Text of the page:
[DRBD-user] slow sync speed of 12TB over 10GE

Lars Täuber taeuber at bbaw.de
Mon Jan 12 16:44:05 CET 2009


Hi Lars.

Lars Ellenberg <lars.ellenberg at linbit.com> schrieb:
> On Mon, Jan 12, 2009 at 03:58:17PM +0100, Lars Täuber wrote:
> > The metadata doesn't seem to be the problem. I hope this config puts the meta data onto a ramdisk:
> > # drbdadm dump
> > # /etc/drbd.conf
> > common {
> >     protocol               C;
> >     syncer {
> >         rate             1150M;
> >     }
> >     handlers {
> >         split-brain      "/usr/lib/drbd/notify-split-brain.sh root";
> >     }
> > }
> > 
> > # resource RAID61 on monosan: not ignored, not stacked
> > resource RAID61 {
> >     on monosan {
> >         device           /dev/drbd0;
> >         disk             /dev/md4;
> >         address          ipv4 10.9.8.7:7788;
> >         flexible-meta-disk /dev/ram0;
> >     }
> >     on duosan {
> >         device           /dev/drbd0;
> >         disk             /dev/md4;
> >         address          ipv4 10.9.8.6:7788;
> >         flexible-meta-disk /dev/ram0;
> 
> are you _sure_ that drbd uses that?
> (drbdsetup /dev/drbd0 show)
> you are aware that you'll get a full sync again?

Yes I'm aware. It's for testing purpose only.
I just tested a ramdisk only setup:

# cat /proc/mdstat 
Personalities : [raid1] [raid0] [raid6] [raid5] [raid4] 
md5 : active raid6 ram3[3] ram2[2] ram1[1] ram0[0]
      1023872 blocks level 6, 64k chunk, algorithm 2 [4/4] [UUUU]

# drbdsetup /dev/drbd0 show
disk {
	size            	0s _is_default; # bytes
	on-io-error     	pass_on _is_default;
	fencing         	dont-care _is_default;
	no-disk-flushes ;
	no-md-flushes   ;
	max-bio-bvecs   	0 _is_default;
}
net {
	timeout         	60 _is_default; # 1/10 seconds
	max-epoch-size  	2048 _is_default;
	max-buffers     	2048 _is_default;
	unplug-watermark	128 _is_default;
	connect-int     	10 _is_default; # seconds
	ping-int        	10 _is_default; # seconds
	sndbuf-size     	131070 _is_default; # bytes
	ko-count        	0 _is_default;
	after-sb-0pri   	disconnect _is_default;
	after-sb-1pri   	disconnect _is_default;
	after-sb-2pri   	disconnect _is_default;
	rr-conflict     	disconnect _is_default;
	ping-timeout    	5 _is_default; # 1/10 seconds
}
syncer {
	rate            	1177600k; # bytes/second
	after           	-1 _is_default;
	al-extents      	127 _is_default;
}
protocol C;
_this_host {
	device			"/dev/drbd0";
	disk			"/dev/md5";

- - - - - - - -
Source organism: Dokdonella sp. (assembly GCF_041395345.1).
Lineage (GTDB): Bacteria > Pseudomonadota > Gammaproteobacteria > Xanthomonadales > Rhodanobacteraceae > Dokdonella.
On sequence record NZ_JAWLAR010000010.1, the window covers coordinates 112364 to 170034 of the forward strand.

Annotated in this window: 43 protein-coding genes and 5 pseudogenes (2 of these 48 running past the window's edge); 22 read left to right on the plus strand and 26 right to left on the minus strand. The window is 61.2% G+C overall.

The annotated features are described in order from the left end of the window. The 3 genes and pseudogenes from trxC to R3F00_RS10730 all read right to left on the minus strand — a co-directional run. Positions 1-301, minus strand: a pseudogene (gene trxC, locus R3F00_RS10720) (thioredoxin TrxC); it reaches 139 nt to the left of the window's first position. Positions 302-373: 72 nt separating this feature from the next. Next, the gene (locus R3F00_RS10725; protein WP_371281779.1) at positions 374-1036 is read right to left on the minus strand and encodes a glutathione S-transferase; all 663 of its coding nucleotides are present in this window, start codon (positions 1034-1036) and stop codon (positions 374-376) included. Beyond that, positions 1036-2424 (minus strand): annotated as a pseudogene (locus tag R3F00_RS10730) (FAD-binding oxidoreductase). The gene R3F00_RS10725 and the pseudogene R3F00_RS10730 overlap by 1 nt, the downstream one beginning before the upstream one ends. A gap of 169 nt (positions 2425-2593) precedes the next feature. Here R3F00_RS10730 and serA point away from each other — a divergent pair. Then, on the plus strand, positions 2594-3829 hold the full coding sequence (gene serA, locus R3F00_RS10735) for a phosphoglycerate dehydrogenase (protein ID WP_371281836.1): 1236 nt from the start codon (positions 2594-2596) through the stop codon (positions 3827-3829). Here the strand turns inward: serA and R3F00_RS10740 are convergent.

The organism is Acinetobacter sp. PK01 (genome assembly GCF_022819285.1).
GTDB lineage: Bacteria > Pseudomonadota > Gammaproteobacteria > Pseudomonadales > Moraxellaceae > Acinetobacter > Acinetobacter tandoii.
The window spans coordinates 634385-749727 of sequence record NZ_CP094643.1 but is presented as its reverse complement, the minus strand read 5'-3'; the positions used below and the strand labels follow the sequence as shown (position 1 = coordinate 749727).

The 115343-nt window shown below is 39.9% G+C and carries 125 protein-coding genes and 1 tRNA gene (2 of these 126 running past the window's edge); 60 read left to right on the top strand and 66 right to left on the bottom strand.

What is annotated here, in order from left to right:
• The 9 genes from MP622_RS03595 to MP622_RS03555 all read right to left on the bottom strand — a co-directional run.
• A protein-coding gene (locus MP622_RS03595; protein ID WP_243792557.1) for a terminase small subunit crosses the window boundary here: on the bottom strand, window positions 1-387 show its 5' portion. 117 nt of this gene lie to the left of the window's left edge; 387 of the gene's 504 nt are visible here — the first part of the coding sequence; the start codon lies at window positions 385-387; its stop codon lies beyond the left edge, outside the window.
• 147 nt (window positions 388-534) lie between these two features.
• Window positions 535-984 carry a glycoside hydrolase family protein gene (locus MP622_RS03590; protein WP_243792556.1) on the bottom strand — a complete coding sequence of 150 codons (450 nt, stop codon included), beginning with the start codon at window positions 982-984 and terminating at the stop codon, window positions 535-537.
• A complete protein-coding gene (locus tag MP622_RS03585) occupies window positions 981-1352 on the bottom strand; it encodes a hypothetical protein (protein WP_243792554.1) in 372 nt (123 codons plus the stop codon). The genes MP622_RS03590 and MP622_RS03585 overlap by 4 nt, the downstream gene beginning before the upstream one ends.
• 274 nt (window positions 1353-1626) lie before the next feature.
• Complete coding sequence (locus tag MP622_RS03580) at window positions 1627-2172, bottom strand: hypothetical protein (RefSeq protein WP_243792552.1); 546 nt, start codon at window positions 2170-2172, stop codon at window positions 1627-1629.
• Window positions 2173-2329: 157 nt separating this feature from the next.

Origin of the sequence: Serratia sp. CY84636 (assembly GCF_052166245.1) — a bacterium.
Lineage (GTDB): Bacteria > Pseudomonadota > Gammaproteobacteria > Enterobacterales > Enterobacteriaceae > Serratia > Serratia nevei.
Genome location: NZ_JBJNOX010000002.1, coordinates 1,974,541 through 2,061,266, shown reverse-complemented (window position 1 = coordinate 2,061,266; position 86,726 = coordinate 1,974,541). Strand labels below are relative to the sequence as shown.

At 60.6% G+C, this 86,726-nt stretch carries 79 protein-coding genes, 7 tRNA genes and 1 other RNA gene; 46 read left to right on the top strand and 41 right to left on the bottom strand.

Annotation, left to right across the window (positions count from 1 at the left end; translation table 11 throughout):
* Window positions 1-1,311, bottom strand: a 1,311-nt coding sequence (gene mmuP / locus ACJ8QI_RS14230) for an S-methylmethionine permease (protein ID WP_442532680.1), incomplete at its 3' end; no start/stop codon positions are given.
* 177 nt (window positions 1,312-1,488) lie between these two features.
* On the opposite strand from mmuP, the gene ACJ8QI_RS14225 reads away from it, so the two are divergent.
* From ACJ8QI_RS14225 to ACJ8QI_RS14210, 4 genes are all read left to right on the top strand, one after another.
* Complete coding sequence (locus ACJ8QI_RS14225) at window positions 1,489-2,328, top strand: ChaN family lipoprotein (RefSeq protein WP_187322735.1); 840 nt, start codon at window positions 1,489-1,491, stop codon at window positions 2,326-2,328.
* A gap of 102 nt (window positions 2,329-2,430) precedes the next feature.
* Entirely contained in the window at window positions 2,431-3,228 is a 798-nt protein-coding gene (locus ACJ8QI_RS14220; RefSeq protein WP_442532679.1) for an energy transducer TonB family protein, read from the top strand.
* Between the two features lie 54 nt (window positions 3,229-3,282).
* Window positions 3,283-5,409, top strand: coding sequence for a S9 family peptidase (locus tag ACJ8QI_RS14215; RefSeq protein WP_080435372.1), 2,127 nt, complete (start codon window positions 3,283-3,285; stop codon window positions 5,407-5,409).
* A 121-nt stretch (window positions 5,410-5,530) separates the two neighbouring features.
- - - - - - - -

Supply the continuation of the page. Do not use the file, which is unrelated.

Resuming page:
meta-disk		internal;
	address			ipv4 10.9.8.7:7788;
}
_remote_host {
	address			ipv4 10.9.8.6:7788;
}

but the speed is still frustrating:

# cat /proc/drbd 
version: 8.3.0 (api:88/proto:86-89)
GIT-hash: 9ba8b93e24d842f0dd3fb1f9b90e8348ddb95829 build by root at monosan, 2009-01-09 15:15:29
 0: cs:SyncTarget ro:Secondary/Primary ds:Inconsistent/UpToDate C r---
    ns:0 nr:781524 dw:781448 dr:0 al:0 bm:44 lo:20 pe:9847 ua:19 ap:0 ep:1 wo:b oos:242356
        [==============>.....] sync'ed: 76.4% (242356/1023804)K
        finish: 0:00:01 speed: 130,240 (130,240) K/sec



> >     }
> >     disk {
> 
> try add (introduced more recently:)
> 	no-disk-barrier;

Ok, I'll test this on the disk raid again.


> > What are the other possible bottlenecks?
> 
> md resyncing at the same time?  ;)

No I'm sure.

> misaligned device offset?

I'm not sure what you mean. But the disk array uses full disks /dev/sd[c-r] - no partitions.

> secondary device performance?
What do you mean by secondary the seconday drbd site? Both machines are equally build and are running under the same distribution and are up to date.

> device latencies?

How to measure this? The drives are Seagate SATA-II server disks (ST31000340NS).

> max-buffers (and max-epoch);
> al-size;

I'll have a look.

> your sync-rate is set _much_ too high.  unit is _bytes_ not bits, we are
> storage guys.  and it is meant to be a _throttle_. increasing it way
> beyond physical limits does hurt, not help.

The 10GE network connection is dedicated to the sychronisation between both drbds. There is no other load on this network (it really is only a crosslink).
So why is it to high?
> >     syncer {
> >         rate             1150M;
> >     }

This are 1.15 GB/s or 9.2Gb/s. Should be fine on a 10G Ethernet, shouldn't it? Or is there more overhead? BTW I use jumbo frames of 9000 Bytes.

Thanks
Lars



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